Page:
Honors College Thesis


Marine Nitrogen Subsidies to Terrestrial Systems: Transport Through Wrack Deposition Public Deposited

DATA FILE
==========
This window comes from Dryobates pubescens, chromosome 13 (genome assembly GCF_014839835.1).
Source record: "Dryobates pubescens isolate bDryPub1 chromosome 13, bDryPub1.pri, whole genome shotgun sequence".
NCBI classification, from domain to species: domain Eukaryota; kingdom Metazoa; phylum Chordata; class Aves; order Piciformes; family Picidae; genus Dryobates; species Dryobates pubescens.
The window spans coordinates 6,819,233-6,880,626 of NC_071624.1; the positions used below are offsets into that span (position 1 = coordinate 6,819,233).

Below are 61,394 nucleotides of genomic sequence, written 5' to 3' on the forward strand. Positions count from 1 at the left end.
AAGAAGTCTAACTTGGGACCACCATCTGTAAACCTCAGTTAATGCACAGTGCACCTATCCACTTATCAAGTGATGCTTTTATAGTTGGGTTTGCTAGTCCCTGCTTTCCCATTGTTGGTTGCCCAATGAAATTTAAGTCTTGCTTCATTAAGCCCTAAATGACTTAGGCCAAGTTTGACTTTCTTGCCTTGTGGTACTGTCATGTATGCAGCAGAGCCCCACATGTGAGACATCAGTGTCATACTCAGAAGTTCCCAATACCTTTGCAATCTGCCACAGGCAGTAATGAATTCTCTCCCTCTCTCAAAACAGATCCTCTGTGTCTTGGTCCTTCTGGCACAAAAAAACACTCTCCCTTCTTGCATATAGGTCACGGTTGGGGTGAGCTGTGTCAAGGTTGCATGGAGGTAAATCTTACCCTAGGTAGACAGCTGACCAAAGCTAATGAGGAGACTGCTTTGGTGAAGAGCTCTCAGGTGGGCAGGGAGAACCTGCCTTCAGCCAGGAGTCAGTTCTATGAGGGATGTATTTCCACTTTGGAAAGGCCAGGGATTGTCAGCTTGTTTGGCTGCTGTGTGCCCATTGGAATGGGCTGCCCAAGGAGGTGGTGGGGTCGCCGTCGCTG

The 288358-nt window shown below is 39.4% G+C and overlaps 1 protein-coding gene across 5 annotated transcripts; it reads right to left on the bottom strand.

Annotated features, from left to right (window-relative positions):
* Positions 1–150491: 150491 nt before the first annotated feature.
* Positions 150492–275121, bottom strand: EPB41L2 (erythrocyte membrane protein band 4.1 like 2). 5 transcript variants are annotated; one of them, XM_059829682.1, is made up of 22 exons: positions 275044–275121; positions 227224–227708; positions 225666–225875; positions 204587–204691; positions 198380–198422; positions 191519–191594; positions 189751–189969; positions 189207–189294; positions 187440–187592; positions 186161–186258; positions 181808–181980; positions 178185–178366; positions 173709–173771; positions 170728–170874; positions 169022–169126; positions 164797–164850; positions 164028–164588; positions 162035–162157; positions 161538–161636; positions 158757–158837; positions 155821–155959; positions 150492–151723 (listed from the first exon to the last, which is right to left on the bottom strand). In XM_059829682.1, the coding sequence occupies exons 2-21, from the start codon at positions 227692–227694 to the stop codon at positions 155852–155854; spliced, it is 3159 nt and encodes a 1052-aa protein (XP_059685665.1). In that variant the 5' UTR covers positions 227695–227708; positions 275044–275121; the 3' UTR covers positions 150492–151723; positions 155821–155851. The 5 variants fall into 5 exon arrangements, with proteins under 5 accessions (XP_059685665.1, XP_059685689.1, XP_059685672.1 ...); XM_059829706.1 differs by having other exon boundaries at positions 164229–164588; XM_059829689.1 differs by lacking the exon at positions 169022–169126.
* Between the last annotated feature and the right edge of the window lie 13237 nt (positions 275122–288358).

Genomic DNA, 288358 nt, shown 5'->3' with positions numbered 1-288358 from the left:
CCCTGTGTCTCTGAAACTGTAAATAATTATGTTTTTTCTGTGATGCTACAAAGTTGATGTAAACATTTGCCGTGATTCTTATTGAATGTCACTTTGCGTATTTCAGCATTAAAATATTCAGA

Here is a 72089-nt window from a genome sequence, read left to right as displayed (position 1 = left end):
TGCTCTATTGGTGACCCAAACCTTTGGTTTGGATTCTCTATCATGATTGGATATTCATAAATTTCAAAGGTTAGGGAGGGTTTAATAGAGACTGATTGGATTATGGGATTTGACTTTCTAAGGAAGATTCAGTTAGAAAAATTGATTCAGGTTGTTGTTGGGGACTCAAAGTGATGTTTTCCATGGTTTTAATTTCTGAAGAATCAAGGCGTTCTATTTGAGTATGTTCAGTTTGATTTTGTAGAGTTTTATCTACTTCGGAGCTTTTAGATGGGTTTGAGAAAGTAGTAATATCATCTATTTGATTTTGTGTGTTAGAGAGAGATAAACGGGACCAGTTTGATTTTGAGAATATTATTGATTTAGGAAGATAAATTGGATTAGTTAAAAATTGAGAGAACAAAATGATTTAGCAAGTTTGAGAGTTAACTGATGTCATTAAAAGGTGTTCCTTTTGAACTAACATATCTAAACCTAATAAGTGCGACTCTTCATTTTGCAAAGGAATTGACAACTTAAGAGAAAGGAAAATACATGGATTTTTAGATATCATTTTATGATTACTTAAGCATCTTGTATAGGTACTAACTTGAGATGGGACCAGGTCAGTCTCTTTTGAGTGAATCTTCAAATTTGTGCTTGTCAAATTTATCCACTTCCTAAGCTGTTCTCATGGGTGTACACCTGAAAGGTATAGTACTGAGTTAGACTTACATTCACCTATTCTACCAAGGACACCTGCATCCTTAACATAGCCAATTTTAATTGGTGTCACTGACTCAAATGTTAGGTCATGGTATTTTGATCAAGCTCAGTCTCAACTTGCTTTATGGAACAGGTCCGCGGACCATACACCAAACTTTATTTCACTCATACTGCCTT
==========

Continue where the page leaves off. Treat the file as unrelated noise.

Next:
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  • Fluctuations in one system affect adjacent systems; mechanistic understanding of linkages helps conservation efforts be more effective by focusing on influential species and areas that facilitate connections between ecosystems. This study explored marine-derived nutrient inputs to adjacent terrestrial communities. We quantified wrack (seaweed and other organic matter) deposition at sites (Shi Shi Beach (SS), Giants Graveyard (GG), and Cape Alava (CA)) along the outer Olympic Peninsula, WA that created potential nitrogen sources serving nearby terrestrial communities. We found five dominant species of seaweed in wrack deposits with variation in dominance and biomass of wrack within sites and between sites. We attribute within site variation to flotation adaptations of species and intersite variation to differences in geomorphology and source population. Due to abundance and stable nitrogen concentrations over time, Phyllospadix was influential to total nitrogen deposition from mean higher water (MHHW) to ~ 1.3m above MHHW, however above this elevation Fucus, Macrocystis, and Nereocystis were likely influential species. Cape Alava showed highest total nitrogen deposit per m² followed by GG and SS (CA > SS ~=GG; =65.8; p<0.0001). Our study shows considerable amounts of nitrogen are deposited on beaches through wrack and total nitrogen deposits is influenced by particular species of seaweeds and percent cover of deposits.
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